It happened in the back of an adult bookstore.
In the control room for the private arcade booths to be exact.
I was 18-years-old and just moved to Nashville, Tennessee. I graduated from high school that June of 2004. I moved to Nashville to start what would be a short-lived career in Christian entertainment. It was everything I dreamt of doing since I was a kid. I was living in a city, sharing a tour bus with some of the biggest names in Christian music and working for a TV show. I thought because I was working on a Christian show my parents would be proud of me. I was championing the name of Christ alongside my brothers and sisters in Christ.
Despite feeling like I was fulfilling my dreams since I was a kid, I was deeply struggling with accepting myself as a gay man.
Living in Nashville was the first time in my life I was truly on my own. I was ready to explore and experience life. I wanted to experience everything I couldn’t while growing up in my extremely conservative and religious Hoosier home. So, for me, it meant going to the adult bookstore.
There was an adult bookstore not too far from where I was living in Nashville. I found a spot to fit my 1986 Lincoln Town Car in their small and awkward parking lot. The store was on a busy street and I was nervous about drivers seeing me as I walked in. I wondered if people driving by did the same thing my parents would do as we drove by the adult bookstore on the way to visit my grandparents in Michigan. Whether on our way to my grandparents or on our way back home, my mom and dad would never fail to stretch one arm toward the adult store and pray. They would start by speaking in tongues for a moment. Then, in English, they would pray for God to open the eyes of the people who go there, set them free, and shut down this wicked establishment. God never did shut it down.
I waited in my car for the traffic on the busy street to die down. As soon as I saw a break in the traffic I quickly got out, kept my head down, and walked in. To the left was an older male cashier with a mustache and mullet. He gave a friendly hello and told me to let him know if I needed anything. The last thing I was going to do was ask for help. I didn’t want to raise any attention to my presence being there.
I perused through each aisle. Slowly and discreetly looking for the gay section. Judgmental thoughts swirled through my mind as did the adrenaline. I found the gay section and kept slowly walking by thinking I was being discreet. That’s when he came to the aisle I was in, “What are you looking for?” Having a conversation was the last thing I wanted to do. “I don’t know. Just looking.” I replied quickly and quietly. I was just an 18-year-old kid who had moved out of his religious parent’s house two weeks prior. My experience outside of the Christian bubble I was raised in was virtually non-existent.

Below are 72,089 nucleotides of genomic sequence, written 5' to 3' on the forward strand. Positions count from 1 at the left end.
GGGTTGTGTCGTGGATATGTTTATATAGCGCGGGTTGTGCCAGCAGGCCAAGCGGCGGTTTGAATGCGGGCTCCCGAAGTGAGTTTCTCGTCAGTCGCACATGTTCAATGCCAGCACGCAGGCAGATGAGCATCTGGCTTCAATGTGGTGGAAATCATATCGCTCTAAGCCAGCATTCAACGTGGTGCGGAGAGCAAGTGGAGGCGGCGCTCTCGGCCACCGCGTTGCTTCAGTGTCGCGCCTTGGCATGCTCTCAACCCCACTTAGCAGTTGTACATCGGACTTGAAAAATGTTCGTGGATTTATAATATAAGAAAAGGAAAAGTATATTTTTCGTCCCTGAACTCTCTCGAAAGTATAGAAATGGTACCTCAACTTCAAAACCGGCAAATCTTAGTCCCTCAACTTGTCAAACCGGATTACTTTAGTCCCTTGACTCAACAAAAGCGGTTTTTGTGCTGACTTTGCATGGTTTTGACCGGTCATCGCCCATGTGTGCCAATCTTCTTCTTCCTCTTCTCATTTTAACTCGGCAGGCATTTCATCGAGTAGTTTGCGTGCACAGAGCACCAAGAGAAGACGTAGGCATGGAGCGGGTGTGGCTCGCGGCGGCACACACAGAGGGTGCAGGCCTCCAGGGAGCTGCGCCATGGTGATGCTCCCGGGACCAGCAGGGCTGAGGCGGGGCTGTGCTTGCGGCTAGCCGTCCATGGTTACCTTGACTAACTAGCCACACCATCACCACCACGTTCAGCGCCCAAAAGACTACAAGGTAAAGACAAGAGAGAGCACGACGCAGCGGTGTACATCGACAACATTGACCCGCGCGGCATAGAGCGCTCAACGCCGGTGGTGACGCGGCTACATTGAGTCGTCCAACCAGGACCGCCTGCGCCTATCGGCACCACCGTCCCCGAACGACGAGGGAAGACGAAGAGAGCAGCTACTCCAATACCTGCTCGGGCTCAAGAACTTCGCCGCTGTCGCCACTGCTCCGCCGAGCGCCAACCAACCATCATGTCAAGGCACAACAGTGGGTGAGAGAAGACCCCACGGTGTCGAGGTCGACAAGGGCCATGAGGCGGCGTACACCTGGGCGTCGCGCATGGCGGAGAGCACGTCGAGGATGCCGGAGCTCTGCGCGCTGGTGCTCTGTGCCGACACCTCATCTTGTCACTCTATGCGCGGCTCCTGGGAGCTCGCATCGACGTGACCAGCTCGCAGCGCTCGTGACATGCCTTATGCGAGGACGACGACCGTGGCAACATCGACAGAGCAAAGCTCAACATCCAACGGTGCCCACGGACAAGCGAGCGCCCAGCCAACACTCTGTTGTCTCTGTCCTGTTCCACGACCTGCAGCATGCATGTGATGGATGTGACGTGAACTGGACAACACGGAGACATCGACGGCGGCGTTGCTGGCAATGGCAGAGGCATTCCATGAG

I was 10-years-old the first time I went to a movie theater. My parents never wanted us to go because they believed demons resided there after a movie played and could possess you. My dad insisted that my mom return a box of Lucky Charms to the store because the word “lucky” somehow translated to “Lucifer”. I remember arguing with him to keep the Lucky Charms because of the delicious marshmallows. My life growing up was sheltered to say the least. I was ready to see what this secret gay world was all about. What I really wanted was to meet someone else like me and know that I was not alone.
The cashier continued, “Follow me. I want to show you something.” I was young and a people pleaser. I didn’t feel comfortable following him but I did because I didn’t want to seem rude. Some call it Midwestern niceness. It’s not really about being nice, it’s about wanting to be liked.
He took me to what felt like an “employee only” area. There were six video monitors. He started telling me about their arcade, “We have six different viewing booths. These are what’s playing in each booth right now. What do you like?” I started to feel uneasy and grew fearful of his intention. “I don’t know. Stuff with guys in it.” I could sense he wanted something more. Something I didn’t want to give. He kept changing the video on the screen asking if I like this one or that one. He coerced me.
I left quickly and never went back to that place.
Questions started to flood my mind. Did I want that to happen? How did I let that happen? Why did I let it happen? I felt like a failure again. I started to feel like I deserved it for going to a place like that.
I begged for God’s forgiveness.
I will write about this in greater depth in my book, My Gay Agenda.
Be love. Be you.
– Azariah Southworth